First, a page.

How to Donate Syringes

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While donating syringes might not seem as important as donating cash, contributing syringes to charities across the world is an instrumental way to help people less fortunate. If you'd like to assist people in your own country, you can donate your syringes to programs that prevent the transmission of AIDS. Regardless of what you decide, all syringes you donate should be unused and unopened.

Consider donating your syringes to Insulin for Life, an organization that provides diabetes supplies to children and adults in more than 60 struggling nations. MedShare is another reputable organization that distributes medical supplies, such as sterile syringes, to nations in need. Or if you'd rather have your syringes benefit people in the United States, you could send your syringes to iPump, which stands for Insulin Pumps for Underinsured Mellitus Patients. This organization distributes diabetes supplies to those living with diabetes in the United States.

Contact the Needle Exchange Program in your area. Needle exchange programs supply drug addicts with clean needles so they don't facilitate the spread of AIDS. Not every needle exchange program accepts donated syringes, even if they are unused and unopened, so call and inquire first. If they don't they will likely be able to refer you to the nearest program that does.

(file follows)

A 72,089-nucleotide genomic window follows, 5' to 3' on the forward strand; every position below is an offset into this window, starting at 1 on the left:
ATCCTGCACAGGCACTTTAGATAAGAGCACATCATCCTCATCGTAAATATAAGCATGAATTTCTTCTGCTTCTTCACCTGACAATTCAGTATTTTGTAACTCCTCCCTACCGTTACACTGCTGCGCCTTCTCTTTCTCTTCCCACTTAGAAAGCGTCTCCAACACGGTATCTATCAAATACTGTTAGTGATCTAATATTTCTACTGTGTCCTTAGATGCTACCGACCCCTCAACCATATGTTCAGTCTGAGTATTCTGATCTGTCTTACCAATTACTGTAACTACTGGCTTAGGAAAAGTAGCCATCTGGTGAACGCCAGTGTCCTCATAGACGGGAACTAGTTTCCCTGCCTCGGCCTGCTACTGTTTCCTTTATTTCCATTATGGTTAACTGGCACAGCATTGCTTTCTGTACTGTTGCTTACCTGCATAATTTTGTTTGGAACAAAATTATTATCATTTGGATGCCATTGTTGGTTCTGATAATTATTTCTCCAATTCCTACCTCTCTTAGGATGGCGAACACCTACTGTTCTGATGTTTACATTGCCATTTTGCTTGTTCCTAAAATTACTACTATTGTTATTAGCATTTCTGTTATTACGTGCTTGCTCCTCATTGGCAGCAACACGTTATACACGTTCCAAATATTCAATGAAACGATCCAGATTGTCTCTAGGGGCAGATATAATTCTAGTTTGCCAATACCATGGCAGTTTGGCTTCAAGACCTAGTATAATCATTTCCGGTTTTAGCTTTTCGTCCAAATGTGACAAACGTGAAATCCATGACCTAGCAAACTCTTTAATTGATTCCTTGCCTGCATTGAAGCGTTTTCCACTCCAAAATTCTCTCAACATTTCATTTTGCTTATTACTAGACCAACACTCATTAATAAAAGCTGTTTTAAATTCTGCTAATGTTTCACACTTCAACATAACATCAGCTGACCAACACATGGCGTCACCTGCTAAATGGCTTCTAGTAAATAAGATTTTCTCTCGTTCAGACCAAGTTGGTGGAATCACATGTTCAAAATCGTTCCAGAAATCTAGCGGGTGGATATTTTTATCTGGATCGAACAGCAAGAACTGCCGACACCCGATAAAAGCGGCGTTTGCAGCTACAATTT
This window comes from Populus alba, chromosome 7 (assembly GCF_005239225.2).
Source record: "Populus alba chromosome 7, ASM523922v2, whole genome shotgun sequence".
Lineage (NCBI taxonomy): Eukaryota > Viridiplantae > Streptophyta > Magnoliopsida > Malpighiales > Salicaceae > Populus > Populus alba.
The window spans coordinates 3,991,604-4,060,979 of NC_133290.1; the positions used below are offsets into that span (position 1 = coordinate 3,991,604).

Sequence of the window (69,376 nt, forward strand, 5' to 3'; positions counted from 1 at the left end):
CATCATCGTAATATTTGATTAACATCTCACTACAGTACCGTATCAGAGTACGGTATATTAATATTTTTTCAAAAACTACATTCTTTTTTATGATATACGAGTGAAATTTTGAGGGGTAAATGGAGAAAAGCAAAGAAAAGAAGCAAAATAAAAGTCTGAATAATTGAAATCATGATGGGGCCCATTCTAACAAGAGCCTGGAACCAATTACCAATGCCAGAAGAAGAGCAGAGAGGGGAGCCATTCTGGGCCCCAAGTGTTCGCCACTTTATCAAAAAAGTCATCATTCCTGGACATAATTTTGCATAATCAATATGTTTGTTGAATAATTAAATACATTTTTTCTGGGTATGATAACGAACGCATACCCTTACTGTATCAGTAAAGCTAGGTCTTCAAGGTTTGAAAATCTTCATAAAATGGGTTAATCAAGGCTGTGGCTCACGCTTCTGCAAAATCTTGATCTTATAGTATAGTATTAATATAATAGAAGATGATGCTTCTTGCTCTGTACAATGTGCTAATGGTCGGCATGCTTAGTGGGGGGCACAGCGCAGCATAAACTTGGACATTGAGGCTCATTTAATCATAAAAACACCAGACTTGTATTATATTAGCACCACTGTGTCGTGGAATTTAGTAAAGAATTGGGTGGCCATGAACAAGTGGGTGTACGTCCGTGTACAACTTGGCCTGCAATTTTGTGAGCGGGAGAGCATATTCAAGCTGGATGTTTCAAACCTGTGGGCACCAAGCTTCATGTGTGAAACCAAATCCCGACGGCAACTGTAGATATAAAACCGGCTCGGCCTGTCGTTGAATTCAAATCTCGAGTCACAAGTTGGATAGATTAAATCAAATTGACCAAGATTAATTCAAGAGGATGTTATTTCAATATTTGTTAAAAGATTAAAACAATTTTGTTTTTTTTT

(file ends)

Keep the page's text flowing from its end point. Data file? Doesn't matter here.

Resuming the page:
Visit the Direct Relief Web site at

This will give you a listing of facilities by state that accept donated needles.

Pack your syringes in a padded envelope, ideally surrounded by duct tape. Send the materials to: Insulin for Life USA/The University of Oklahoma/Harold Hamm Diabetes Center/941 Stanton L. Young Blvd./Oklahoma City, OK 73104. Or if you're sending them to iPump, address the envelope to: iPump, 2250 Alyssum Ave., Upland, CA 91784.

If you've decided to send them to Medshare, visit this page on their Web site and express interest in donating syringes:

Lane Cummings is originally from New York City. She attended the High School of Performing Arts in dance before receiving her Bachelor of Arts in literature and her Master of Arts in Russian literature at the University of Chicago. She has lived in St. Petersburg, Russia, where she lectured and studied Russian. She began writing professionally in 2004 for the "St. Petersburg Times."